BUSINESS MAVERICK

The best medicine: It’s a win-win as Clicks buys Pick n Pay’s retail pharmacies

By Stephen Gunnion 10 May 2021

Clicks is buying Pick n Pay’s retail pharmacy business as it accelerates the expansion of its network across the country. (Photo: Gallo Images / Sharon Seretlo)

The health, beauty and pharmacy retailer will gain lucrative pharmacy licences through the deal, while Pick n Pay will continue to attract the same customers without having to foot the costs of running a dispensary.

In a deal that makes sense for both retailers, Clicks is buying Pick n Pay’s retail pharmacy business as it accelerates the expansion of its network across the country. The transaction includes 25 in-store pharmacies which will be rebranded to Clicks.

The health, beauty and pharmacy chain said it would acquire the pharmacy licences and ethical drug stock from Pick n Pay, while all staff employed in the pharmacies would transfer from the supermarket group to Clicks.

In April, Clicks said it planned to speed up its store expansion with the opening of 40 new stores and 36 pharmacies this year – excluding those acquired from Pick n Pay. At the end of February it had 760 stores in total and 601 pharmacies. The acquisition takes its national presence to 632 pharmacies.

“Currently 50% of the country’s population live within six kilometres of a Clicks pharmacy, and we aim to improve this over time as we get closer to customers,” Clicks CEO Vikesh Ramsunder said. 

“We welcome the opportunity to bring our experience in retail pharmacy to customers of Pick n Pay.”

Pharmacies don’t make money in their dispensaries, according to independent retail analyst Syd Vianello. While the back shop brings customers into the stores, the front shop makes the real money. So for Pick n Pay it’s a good deal when looked at this way and Clicks benefits from the additional licences, which are difficult to acquire. 

“(This) makes total sense for PnP. They keep the sales of front shop products (toiletries, etc) and theoretically only lose the pharmacy sales, which are price and margin controlled, and when the direct labour cost is brought into the profit equation, I guarantee it runs at a loss,” Vianello said. 

“So PnP keeps the customer, because they will continue to come to PnP to buy groceries and toiletries etc, and all they lose is the drug (ethical) business, which needs a pharmacist and runs at a loss.

“Spar faces the same dilemma. I wouldn’t be surprised if they do something similar with the very few pharmacies they own.”

Pick n Pay said its current growth plans didn’t include its pharmacy network, which had remained relatively small. Selling to Clicks met its main objectives of ensuring that its customers had a seamless transition and would still receive the same quality of service they had been used to with Pick n Pay, and that its pharmacy staff were looked after. 

Vianello said there was probably a clause which guaranteed Clicks would keep the pharmacies inside the supermarkets for a minimum period before they may be able to transfer them.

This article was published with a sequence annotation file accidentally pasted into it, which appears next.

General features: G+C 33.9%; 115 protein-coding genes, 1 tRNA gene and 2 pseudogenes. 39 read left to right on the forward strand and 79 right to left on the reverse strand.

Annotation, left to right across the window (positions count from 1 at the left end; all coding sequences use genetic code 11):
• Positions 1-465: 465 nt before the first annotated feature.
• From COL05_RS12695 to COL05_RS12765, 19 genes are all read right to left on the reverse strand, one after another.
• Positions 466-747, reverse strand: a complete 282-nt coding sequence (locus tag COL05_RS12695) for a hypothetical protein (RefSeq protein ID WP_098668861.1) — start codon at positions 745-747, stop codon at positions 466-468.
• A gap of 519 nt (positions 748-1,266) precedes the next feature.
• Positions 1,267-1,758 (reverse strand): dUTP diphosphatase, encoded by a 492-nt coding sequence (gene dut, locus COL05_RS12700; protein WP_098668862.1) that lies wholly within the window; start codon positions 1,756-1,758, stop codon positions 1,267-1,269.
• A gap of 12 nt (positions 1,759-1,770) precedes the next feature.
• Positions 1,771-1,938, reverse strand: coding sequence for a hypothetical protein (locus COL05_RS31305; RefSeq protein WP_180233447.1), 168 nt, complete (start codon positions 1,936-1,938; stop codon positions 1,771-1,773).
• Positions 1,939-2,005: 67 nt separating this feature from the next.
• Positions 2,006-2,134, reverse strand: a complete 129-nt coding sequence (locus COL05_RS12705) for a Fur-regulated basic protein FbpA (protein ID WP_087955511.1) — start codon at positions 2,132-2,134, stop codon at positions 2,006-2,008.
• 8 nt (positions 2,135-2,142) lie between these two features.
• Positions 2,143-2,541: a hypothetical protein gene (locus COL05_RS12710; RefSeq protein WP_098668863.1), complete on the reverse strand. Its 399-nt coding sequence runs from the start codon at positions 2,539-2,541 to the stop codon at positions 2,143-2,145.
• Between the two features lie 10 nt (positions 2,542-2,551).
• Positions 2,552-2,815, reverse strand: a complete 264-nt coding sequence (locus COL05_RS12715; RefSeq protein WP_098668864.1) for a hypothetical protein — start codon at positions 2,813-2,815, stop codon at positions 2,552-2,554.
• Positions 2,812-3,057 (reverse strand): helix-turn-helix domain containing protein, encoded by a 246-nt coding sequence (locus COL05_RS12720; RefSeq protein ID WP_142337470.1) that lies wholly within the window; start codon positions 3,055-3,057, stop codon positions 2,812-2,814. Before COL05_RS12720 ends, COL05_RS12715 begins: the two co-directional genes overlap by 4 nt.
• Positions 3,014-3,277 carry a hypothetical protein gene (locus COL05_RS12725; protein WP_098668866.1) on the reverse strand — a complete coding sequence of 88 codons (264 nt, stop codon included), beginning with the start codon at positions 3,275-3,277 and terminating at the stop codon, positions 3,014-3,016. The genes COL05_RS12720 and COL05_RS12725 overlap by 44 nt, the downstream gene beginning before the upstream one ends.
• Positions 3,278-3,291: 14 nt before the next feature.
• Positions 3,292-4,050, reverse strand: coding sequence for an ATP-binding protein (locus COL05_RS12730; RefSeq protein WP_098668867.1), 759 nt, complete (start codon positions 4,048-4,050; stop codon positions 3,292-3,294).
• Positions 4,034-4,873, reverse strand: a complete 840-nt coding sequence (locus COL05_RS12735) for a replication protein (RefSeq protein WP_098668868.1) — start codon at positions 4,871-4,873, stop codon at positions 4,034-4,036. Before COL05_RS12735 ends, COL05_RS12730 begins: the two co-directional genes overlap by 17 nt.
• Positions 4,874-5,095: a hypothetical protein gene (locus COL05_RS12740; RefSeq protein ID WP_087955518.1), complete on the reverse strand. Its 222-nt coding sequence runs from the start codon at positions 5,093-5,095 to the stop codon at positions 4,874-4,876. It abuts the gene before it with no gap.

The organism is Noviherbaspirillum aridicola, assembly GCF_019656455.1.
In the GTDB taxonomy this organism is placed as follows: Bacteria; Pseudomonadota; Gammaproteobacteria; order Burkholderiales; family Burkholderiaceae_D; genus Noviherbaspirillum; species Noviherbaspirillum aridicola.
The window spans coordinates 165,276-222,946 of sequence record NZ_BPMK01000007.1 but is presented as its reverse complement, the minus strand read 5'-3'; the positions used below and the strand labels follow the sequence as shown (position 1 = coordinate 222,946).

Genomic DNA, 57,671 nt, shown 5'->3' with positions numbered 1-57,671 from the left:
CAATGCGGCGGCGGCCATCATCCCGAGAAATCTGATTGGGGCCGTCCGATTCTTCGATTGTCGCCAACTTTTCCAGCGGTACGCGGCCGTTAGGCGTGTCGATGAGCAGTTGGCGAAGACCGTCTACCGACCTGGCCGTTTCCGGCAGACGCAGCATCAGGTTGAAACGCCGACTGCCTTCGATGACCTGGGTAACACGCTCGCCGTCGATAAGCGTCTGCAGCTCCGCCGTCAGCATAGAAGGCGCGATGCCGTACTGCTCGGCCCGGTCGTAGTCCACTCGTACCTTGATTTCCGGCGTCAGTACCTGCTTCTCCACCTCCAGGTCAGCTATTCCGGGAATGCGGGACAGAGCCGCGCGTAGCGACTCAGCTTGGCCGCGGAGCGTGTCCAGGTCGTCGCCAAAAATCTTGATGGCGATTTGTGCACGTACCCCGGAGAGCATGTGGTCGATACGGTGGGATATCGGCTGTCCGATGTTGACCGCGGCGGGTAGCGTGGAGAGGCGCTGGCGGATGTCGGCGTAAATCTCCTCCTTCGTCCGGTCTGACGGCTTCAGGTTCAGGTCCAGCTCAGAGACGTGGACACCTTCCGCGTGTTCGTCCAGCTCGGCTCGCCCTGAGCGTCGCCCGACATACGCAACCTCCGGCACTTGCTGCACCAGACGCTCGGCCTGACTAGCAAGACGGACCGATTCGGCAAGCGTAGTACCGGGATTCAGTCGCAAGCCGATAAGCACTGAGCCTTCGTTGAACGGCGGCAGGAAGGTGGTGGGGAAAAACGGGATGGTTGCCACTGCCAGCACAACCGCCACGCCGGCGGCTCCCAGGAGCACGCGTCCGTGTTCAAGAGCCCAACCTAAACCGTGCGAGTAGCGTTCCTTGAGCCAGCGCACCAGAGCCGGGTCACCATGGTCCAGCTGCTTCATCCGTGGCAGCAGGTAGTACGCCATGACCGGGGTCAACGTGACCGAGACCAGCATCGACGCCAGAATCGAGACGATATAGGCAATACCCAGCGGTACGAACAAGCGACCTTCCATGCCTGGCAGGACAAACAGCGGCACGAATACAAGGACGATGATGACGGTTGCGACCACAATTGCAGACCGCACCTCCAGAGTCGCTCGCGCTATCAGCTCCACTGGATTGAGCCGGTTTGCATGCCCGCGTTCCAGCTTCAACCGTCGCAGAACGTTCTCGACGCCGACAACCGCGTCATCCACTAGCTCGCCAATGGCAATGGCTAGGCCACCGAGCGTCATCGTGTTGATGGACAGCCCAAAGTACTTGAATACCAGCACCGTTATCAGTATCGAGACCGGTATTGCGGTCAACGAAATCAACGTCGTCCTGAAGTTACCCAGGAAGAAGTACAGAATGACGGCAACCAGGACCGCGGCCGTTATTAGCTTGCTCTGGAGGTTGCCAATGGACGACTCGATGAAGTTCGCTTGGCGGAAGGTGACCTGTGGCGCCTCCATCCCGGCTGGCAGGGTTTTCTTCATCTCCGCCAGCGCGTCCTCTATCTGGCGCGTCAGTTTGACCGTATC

“Pick n Pay has only held a relatively small number of pharmacies over the years,” chief operating officer Adrian Naude said.

“We have recently set out our key strategic objectives in terms of future growth, and these do not include the development of a large pharmacy division.”

Clicks said the transaction didn’t make allowances for more Clicks pharmacies in Pick n Pay stores, as its focus would remain on opening dispensaries in its own Clicks outlets. 

“For Clicks, the real benefit, in my view, is the ownership of the pharmacy licences which I presume are transferable, and I guarantee will in time be transferred to sites where Clicks can open new full size stores and will make money,” Vianello said.

“As far as running a pure “back shop” pharmacy (ethical only) inside a PnP store, I don’t believe Clicks will make money from these operations for the same reasons as given above, hence my belief that the underlying objective behind the deal is to get control of the licences.”

While Pick n Pay’s in-store pharmacies have failed to gain any significant scale since it opened its first dispensary in 2006, Shoprite, which launched its MediRite pharmacy network in 1999, has grown it to more than 140 in-store dispensaries. 

“Shoprite’s pharmacies operate on a different level,” Vianello said.

“Obviously they have the same issues as PnP, but Shoprite owns Transfarm, a large pharmacy wholesaler, which supplies its pharmacies… so it gets volume from the pharmacies to add to the other business of Transfarm. 

“Furthermore, Shoprite has built a big pharmacy business whereas PnP, in my view, were just playing around with it for all these years and never really pushed the expansion button that hard, if at all.”

No value was given for the deal, which still needs to be approved by the competition and regulatory authorities. It wasn’t expected to have a material impact on the earnings or financial position of either company. DM/BM

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